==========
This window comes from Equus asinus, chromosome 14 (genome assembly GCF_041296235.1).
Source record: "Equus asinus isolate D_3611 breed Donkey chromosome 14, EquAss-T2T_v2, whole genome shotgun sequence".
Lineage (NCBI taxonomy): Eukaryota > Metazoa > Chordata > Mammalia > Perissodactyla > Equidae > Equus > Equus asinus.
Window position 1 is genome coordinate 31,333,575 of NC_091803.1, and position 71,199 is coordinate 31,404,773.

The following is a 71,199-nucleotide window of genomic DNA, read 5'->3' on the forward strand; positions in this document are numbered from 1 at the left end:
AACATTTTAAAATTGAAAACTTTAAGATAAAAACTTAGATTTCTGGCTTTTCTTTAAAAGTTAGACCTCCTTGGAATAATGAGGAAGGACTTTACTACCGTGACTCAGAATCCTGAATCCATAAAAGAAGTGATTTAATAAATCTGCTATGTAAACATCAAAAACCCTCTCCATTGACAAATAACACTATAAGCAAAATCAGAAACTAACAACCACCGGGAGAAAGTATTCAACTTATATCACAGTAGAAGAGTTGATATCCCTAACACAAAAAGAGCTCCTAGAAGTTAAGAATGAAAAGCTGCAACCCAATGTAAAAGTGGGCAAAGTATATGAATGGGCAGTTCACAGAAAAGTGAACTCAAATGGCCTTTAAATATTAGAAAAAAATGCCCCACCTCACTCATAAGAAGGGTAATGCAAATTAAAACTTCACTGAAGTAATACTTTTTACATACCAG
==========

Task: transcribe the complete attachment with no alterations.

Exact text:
This window comes from Equus asinus, chromosome 14 (genome assembly GCF_041296235.1).
Source record: "Equus asinus isolate D_3611 breed Donkey chromosome 14, EquAss-T2T_v2, whole genome shotgun sequence".
Lineage (NCBI taxonomy): Eukaryota > Metazoa > Chordata > Mammalia > Perissodactyla > Equidae > Equus > Equus asinus.
Window position 1 is genome coordinate 31,333,575 of NC_091803.1, and position 71,199 is coordinate 31,404,773.

The following is a 71,199-nucleotide window of genomic DNA, read 5'->3' on the forward strand; positions in this document are numbered from 1 at the left end:
AACATTTTAAAATTGAAAACTTTAAGATAAAAACTTAGATTTCTGGCTTTTCTTTAAAAGTTAGACCTCCTTGGAATAATGAGGAAGGACTTTACTACCGTGACTCAGAATCCTGAATCCATAAAAGAAGTGATTTAATAAATCTGCTATGTAAACATCAAAAACCCTCTCCATTGACAAATAACACTATAAGCAAAATCAGAAACTAACAACCACCGGGAGAAAGTATTCAACTTATATCACAGTAGAAGAGTTGATATCCCTAACACAAAAAGAGCTCCTAGAAGTTAAGAATGAAAAGCTGCAACCCAATGTAAAAGTGGGCAAAGTATATGAATGGGCAGTTCACAGAAAAGTGAACTCAAATGGCCTTTAAATATTAGAAAAAAATGCCCCACCTCACTCATAAGAAGGGTAATGCAAATTAAAACTTCACTGAAGTAATACTTTTTACATACCAG